Two REALITIES: Climate Chaos
EVERYTHING YOU WANTED TO KNOW ABOUT 'CLIMATE CHAOS' ... BUT JUST DIDN'T THINK TO ASK!
Did You Know?
- Prior to the industrial revolution the amount of CO2 in the atmosphere was around 280 parts per million (ppm).
It is now 392 ppm and rising 2+ppm per year.
- The safe upper limit for carbon dioxide in our atmosphere is 350 ppm according to Dr. James Hansen, one of the world's
most respected climate scientists
- Climate scientists are far more worried about how climates are changing than the general public
- The almost 1 degree Celsius global average temperature increase in recent years has caused significant changes to
the face of planet Earth. These alterations include the drying up of Amazonian rainforests, the melting of vast
areas of Arctic permafrost, the widespread retreat of Himalayan glaciers, the shrinkage of polar icecaps, the sharp
increase in wildfires and the extensive loss of coral reefs. This has led writer Bill McKibben to call this new
- Before their first birthday children in North America will produce more carbon dioxide than most Africans produce in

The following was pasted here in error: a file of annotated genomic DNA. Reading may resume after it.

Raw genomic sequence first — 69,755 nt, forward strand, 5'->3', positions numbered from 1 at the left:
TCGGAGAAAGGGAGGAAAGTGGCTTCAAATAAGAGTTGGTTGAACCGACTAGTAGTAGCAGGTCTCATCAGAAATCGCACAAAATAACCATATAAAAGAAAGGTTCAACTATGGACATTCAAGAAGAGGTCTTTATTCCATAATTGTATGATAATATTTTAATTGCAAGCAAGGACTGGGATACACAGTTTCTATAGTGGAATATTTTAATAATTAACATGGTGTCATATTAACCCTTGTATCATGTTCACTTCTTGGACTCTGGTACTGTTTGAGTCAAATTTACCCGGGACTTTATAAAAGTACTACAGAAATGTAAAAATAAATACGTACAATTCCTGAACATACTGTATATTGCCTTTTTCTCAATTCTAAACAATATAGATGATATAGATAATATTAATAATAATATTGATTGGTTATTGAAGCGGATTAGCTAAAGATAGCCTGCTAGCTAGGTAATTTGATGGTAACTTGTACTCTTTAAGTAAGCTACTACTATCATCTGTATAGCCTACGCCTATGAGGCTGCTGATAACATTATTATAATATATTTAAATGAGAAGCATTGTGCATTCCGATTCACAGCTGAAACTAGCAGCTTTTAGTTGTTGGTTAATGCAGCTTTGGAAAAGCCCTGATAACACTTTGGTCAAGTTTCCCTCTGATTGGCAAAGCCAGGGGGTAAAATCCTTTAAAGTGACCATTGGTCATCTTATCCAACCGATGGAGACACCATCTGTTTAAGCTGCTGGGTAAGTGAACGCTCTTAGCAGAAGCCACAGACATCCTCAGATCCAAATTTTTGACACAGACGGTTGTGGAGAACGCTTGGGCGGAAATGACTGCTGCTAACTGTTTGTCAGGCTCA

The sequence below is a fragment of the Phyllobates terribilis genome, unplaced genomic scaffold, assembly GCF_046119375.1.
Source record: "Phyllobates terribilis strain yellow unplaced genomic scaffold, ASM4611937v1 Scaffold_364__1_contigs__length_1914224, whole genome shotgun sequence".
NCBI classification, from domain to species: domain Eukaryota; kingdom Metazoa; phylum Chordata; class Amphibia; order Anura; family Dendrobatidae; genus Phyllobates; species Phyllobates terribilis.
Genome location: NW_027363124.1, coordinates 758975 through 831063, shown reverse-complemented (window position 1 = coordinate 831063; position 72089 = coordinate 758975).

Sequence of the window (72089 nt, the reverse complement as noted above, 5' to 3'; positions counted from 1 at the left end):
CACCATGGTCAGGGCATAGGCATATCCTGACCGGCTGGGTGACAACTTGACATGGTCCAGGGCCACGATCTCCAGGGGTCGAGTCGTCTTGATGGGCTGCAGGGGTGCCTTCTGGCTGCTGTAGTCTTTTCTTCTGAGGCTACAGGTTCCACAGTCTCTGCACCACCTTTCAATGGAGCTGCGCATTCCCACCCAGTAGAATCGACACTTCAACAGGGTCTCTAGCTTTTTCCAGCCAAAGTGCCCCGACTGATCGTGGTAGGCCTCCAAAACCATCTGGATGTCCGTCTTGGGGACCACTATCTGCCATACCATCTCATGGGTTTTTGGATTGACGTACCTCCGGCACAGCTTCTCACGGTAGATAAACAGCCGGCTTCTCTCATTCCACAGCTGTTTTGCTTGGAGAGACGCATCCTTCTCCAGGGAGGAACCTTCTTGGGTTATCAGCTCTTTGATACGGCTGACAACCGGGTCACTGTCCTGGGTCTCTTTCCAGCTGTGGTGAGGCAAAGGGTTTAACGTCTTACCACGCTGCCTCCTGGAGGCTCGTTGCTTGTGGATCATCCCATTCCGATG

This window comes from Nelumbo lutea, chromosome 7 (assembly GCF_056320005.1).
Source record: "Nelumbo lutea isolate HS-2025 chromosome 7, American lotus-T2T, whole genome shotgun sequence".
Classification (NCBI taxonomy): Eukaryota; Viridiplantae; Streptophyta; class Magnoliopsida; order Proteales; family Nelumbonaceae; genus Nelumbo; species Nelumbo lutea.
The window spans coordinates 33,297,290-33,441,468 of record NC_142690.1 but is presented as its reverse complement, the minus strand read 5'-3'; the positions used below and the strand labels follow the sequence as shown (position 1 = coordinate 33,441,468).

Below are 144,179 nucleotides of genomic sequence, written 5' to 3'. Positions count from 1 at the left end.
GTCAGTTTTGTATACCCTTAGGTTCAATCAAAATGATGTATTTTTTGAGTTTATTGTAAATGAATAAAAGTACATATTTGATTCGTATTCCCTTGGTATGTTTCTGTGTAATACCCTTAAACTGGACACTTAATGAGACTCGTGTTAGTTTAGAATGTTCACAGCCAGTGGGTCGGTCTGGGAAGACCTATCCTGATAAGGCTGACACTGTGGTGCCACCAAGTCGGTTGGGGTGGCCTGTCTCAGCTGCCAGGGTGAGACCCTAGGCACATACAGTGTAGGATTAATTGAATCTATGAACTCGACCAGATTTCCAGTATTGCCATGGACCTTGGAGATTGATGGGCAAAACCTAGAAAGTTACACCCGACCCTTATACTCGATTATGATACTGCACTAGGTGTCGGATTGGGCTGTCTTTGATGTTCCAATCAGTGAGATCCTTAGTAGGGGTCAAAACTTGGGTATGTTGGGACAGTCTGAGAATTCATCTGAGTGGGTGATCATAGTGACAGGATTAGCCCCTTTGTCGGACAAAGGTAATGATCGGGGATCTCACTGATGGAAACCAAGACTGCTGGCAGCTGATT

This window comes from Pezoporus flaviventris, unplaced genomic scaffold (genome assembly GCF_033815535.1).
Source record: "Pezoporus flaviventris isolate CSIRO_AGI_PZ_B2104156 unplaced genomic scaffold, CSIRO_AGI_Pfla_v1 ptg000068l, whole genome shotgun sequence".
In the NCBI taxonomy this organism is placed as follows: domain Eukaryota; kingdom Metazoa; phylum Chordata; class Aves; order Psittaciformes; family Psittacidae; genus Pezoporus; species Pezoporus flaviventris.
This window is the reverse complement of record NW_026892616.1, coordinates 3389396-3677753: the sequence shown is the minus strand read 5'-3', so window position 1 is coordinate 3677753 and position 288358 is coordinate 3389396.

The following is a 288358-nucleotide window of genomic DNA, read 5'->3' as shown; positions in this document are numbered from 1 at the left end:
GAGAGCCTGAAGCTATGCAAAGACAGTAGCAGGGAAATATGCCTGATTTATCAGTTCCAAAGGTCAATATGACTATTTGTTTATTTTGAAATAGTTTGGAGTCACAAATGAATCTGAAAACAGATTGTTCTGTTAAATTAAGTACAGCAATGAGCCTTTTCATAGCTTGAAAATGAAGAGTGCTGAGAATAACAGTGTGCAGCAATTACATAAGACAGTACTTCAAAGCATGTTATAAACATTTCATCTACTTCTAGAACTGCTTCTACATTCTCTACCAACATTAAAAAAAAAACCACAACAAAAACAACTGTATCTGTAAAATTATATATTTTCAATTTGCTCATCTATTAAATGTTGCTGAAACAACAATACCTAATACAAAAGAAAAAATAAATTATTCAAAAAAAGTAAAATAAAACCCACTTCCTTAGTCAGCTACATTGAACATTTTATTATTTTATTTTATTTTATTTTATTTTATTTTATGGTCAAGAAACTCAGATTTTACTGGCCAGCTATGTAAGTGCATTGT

- The Majority World (previously referred to as the 'Third World') will suffer the most significant impacts of climate
chaos first even though the Minority World and most notably North Americans have been responsible for creating much
of the problem.
- There is a sobering 'lag effect' when it comes to the impact of GHGs on global temperatures. CO2 that has already
been released will continue to raise air temperatures well into the future. The warming that we are experiencing
now is the product of GHGs that were produced 40 years ago.
- The IPCC (Intergovernmental Panel on Climate Change) established in 1988 after the hottest summer in recorded history
is the most widely recognized authority on climate change
- Events predicted by the IPCC for the end of the 21st century are already happening now. The world is changing faster
than the IPCC models predicted.
- The two major 'sinks' for carbon dioxide are the oceans and the biosphere. Due to warmer, more acidified sea water
and stresses on plants created by increasing temperatures and CO2 the planet's ability to absorb carbon emissions
- The oceans are 30% more acidic than they were in the early 1800s significantly compromising ocean life and the
'carbon sink' it provides.
- Climate chaos is with us now. We need to mitigate the impact of higher global temperatures through revolutionary
changes in how we live. These actions will hopefully soften its blow. In tandem with this we will need to exercise
our resourcefulness and adapt to the new world we have created.
- “If there is no action before 2012, that's too late. What we do in the next 2 to 3 years will determine our future.
This is the defining moment” — Rojendra Pachauri in 2009 and Chair of the IPCC